There were also the older kids. One kid was on a push bike - a horrendously old one with no gears. He was struggling along and just so happened to be riding at the pace I was running. We had a broken chat in English over the course of about 5k as he cycled home to his village. He paced me, and it was absolutey needed at this point. We discussed running, how often I go to the gym (I don't), and the availability of facilities in the local area (there are gyms but they are as primitive as one might expect). In about 25 minutes I was again humbled. I kind of wanted to keep in touch, and help him out in any way I could. But.. these kids don't have Facebook (obviously). They have nothing.
The other child I ran with was astonishing. Maybe 15 years old. Came running out of his house onto the road on his own and started running with me. I assumed he was just going to chase for a few moments whilst smiling and giggling. At this point I was completely broken so the conversation wasn't flowing as much. He ran with me, and again helped me with the pace. I was running 7:30 minute miles and he was easily keeping up with me. He pushed the pace and I had to tell him to slow down. He ran with me for 2 miles. He was wearing flip flips. Absolutely astonishing.
I got to 13.1 miles before Tom caught up with me. It had gotten dark and Ugandan roads are not really safe to run on in the dark. It is an inevitable broken ankle. I found out after the fact that Tom had queried the villagers on his drive as to whether they'd seen me - a white man running. Apparently everyone had, and everyone had told him that he wouldn't catch me - I was going too fast XD.
During the trip we also went up to Murchison Falls National Park. An old kayaking friend had pointed out to me that if I had been impressed by Itanda Falls I would lose my mind over Murchison Falls. She was right.
We booked to do the boat cruise that takes you upstream to see the falls from below. We had time to spare so we opted to drive to the top of the falls to have a look. We went and did the 30 minute or so walk to get to the various view points, and just.. holy fucking shit. Again.. the power of water is humbling, and mesmerising. I chatted to one of the guides and he stated that 6000 cubic metres of water tumble over the falls every second. That is a disgusting amount of water.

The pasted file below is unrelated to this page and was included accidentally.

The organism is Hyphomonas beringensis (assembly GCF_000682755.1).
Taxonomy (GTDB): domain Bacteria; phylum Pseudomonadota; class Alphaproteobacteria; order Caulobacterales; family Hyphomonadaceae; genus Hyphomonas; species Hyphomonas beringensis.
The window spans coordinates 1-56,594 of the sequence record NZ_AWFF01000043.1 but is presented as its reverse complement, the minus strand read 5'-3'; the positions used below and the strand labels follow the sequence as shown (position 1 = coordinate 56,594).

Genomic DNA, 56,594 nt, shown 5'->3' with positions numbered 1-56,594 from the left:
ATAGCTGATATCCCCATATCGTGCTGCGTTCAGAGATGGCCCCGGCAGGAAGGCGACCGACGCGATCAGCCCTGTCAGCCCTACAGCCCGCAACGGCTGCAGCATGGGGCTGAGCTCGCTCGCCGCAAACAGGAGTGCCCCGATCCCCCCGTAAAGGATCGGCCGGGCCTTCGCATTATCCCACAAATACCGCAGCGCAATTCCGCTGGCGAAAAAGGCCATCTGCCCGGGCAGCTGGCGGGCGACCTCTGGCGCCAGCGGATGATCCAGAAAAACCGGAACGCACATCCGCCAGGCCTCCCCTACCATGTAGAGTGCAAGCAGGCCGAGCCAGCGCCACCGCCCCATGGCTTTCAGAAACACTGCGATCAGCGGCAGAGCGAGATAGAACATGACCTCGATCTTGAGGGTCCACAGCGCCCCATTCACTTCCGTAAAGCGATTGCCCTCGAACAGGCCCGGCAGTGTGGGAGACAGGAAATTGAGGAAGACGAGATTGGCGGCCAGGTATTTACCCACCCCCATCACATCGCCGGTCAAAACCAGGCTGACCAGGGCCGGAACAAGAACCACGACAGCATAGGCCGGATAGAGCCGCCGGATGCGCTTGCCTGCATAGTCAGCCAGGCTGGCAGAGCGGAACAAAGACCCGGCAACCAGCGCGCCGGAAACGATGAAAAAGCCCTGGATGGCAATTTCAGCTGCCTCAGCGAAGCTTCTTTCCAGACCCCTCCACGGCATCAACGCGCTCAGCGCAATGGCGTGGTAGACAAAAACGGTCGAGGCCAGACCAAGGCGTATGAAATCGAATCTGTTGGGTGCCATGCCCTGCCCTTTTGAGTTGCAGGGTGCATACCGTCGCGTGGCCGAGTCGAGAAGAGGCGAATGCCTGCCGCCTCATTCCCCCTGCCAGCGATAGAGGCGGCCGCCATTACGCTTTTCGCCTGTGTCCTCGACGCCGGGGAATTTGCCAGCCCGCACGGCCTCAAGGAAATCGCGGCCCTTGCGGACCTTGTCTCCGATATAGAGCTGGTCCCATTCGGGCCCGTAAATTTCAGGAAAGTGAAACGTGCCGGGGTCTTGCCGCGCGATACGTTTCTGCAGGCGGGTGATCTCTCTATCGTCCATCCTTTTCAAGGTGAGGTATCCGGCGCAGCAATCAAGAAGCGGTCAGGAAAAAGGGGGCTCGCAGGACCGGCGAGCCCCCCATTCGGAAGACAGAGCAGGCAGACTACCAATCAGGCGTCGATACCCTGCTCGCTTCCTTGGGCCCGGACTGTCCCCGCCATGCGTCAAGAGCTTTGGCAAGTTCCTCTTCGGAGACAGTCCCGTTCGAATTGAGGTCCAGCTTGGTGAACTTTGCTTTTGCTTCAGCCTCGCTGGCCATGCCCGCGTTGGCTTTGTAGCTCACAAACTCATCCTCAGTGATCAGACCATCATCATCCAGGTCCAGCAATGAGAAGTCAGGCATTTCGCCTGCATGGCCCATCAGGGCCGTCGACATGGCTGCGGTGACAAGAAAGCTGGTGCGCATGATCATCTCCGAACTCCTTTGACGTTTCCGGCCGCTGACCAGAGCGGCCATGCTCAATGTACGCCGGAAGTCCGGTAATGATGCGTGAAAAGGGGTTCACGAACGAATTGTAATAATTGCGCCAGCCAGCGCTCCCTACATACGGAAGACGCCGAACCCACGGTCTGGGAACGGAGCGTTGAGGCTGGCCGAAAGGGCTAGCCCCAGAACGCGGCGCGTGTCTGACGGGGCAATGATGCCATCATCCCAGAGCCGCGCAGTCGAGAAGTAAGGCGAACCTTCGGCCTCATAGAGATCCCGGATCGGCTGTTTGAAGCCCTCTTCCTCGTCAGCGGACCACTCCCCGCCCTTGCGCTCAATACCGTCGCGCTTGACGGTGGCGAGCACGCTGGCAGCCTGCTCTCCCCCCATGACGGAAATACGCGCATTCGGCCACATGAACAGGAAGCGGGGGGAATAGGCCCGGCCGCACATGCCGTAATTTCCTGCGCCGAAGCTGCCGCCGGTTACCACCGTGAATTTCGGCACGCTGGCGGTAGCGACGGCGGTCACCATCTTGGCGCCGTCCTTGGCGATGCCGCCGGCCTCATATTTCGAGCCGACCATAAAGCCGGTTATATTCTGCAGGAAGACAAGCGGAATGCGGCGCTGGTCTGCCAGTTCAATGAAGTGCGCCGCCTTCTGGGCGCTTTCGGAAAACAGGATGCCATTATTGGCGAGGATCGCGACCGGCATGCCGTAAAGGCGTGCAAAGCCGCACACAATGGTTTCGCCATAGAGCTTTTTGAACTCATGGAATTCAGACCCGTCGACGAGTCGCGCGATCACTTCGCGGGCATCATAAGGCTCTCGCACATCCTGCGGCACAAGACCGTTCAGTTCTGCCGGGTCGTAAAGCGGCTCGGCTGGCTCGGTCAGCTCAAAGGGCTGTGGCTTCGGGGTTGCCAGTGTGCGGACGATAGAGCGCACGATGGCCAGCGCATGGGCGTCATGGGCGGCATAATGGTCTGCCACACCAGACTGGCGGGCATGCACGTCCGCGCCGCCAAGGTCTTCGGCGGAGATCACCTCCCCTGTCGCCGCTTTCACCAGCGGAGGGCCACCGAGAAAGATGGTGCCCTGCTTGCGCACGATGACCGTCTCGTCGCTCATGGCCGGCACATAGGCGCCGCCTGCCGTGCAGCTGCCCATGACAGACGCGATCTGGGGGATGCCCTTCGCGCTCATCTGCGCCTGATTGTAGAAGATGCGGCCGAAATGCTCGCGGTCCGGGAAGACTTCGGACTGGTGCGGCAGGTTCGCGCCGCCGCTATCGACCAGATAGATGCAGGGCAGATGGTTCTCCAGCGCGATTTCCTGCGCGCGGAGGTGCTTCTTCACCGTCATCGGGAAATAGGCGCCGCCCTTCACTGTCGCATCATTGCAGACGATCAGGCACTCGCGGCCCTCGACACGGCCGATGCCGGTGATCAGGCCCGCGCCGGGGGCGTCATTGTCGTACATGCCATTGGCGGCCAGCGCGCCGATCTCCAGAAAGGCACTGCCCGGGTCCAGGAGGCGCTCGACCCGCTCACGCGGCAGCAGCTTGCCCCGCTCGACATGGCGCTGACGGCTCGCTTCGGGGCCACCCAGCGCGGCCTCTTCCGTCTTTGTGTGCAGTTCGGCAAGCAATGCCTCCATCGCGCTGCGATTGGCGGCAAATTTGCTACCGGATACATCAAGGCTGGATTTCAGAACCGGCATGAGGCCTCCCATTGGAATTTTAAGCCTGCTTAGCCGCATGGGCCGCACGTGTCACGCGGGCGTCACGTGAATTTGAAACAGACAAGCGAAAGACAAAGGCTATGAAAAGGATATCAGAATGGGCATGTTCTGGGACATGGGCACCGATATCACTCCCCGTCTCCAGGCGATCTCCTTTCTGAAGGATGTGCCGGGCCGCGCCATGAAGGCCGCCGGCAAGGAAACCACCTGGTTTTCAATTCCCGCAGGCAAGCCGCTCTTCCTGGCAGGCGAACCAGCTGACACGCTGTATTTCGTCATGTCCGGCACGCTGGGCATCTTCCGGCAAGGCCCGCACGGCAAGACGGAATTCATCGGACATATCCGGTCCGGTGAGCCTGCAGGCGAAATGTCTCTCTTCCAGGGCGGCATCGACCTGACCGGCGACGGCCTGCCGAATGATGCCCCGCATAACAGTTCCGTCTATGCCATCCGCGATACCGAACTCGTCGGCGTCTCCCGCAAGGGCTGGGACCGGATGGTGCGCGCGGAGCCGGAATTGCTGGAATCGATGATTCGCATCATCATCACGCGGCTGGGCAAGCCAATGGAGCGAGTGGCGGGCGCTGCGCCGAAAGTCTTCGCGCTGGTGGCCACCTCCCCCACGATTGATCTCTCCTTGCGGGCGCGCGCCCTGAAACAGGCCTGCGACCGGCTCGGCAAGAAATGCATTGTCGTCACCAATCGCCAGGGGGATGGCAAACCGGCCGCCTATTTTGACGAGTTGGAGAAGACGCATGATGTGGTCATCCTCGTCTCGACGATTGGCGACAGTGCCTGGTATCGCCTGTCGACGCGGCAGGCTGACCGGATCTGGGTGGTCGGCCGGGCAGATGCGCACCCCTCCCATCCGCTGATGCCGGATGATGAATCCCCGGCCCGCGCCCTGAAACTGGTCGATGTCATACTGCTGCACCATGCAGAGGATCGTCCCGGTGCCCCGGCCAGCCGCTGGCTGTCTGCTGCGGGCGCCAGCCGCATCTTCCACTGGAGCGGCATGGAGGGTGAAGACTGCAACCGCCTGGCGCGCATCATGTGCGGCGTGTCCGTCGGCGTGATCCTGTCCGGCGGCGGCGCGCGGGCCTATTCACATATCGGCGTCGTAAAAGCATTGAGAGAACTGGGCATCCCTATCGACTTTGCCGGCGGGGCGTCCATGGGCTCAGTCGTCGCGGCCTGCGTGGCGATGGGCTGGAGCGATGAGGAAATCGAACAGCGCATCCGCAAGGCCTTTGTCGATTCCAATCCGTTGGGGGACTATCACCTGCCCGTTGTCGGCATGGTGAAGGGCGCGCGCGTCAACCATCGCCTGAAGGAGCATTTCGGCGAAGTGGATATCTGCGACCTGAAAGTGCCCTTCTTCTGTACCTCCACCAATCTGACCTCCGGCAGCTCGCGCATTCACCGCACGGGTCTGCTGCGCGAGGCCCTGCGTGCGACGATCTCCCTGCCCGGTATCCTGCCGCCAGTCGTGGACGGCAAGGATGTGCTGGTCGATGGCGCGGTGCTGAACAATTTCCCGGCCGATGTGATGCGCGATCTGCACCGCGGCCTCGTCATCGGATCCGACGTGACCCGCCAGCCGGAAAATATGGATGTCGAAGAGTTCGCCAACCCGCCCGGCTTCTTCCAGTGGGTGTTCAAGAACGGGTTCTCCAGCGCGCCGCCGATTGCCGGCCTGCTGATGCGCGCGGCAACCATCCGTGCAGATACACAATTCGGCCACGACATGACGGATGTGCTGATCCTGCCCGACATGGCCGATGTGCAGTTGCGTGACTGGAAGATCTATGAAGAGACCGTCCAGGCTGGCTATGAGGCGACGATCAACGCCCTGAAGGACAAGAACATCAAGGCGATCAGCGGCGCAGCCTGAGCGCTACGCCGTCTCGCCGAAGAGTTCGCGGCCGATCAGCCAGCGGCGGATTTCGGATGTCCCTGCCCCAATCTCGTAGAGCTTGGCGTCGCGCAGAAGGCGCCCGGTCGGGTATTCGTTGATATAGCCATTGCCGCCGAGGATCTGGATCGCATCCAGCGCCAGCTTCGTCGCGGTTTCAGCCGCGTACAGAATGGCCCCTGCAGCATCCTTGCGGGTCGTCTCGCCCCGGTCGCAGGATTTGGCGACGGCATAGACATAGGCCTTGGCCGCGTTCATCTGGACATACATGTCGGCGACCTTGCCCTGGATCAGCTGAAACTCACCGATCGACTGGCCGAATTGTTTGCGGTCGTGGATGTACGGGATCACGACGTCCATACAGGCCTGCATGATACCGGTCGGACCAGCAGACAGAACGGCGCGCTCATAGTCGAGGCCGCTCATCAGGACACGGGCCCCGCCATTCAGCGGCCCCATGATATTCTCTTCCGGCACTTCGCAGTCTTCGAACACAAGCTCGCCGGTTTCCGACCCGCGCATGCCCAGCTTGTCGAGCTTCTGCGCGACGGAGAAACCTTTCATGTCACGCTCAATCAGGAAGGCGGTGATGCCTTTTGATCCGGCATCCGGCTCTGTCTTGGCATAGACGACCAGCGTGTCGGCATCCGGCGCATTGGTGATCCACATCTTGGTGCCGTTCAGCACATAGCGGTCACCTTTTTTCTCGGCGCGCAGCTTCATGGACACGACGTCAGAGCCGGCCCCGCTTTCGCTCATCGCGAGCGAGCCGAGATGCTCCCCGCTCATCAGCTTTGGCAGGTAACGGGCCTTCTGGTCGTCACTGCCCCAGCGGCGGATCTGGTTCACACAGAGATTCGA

I am unsure if this is an appropriate way of measuring water, but I peered into the aptly named 'Devil's Cauldron' and spent about 30 minutes considering all of the numerous ways this waterfall could kill you. The core difference between Itanda and Murchison is that you could swim down Itanda falls and get incredibly incredibly lucky and plausibly survive if the gods were looking down on you that day. Murchison Falls - nope. You have absolutely no chance - you ded.
Cue a discussion on "The Imp of the Perverse" - the "psychological urge to do the worst possible thing in a given situation just because you can". The idea that a few hundred metres up stream the river is not that bad. One could quite plausibly just impulsively jump in and go for a swim.. but.. it would be your last swim.
Because our timings were somewhat tight we had to leave too soon to get back for the boat trip. The boat trip was cool - we saw lots of animals on the way and had a beer. But.. the falls are pretty underwhelming from below when you've seen them up close. I did have a really enlightening chat with some missionaries from Storehouse in Jasper, Alabama. They were out here looking to purchase land on which to build a well to provide water to local villages. They all had full time jobs in a variety of different industries and had come out in their holiday time to do good, and to support others less fortunate than themselves. I was transparent about my being non-religious but they were super friendly. I had a great chat about finding purpose and fulfilling work. I've said it before, I'll say it again - talk to strangers. Previously I've kind of gone into my shell and got too comfortable with my way of life/day to day existence. When things are good I always accept where I'm at and coast but I've come to learn that life is more interesting when you continue to expose yourself to new and interesting people/places/experiences.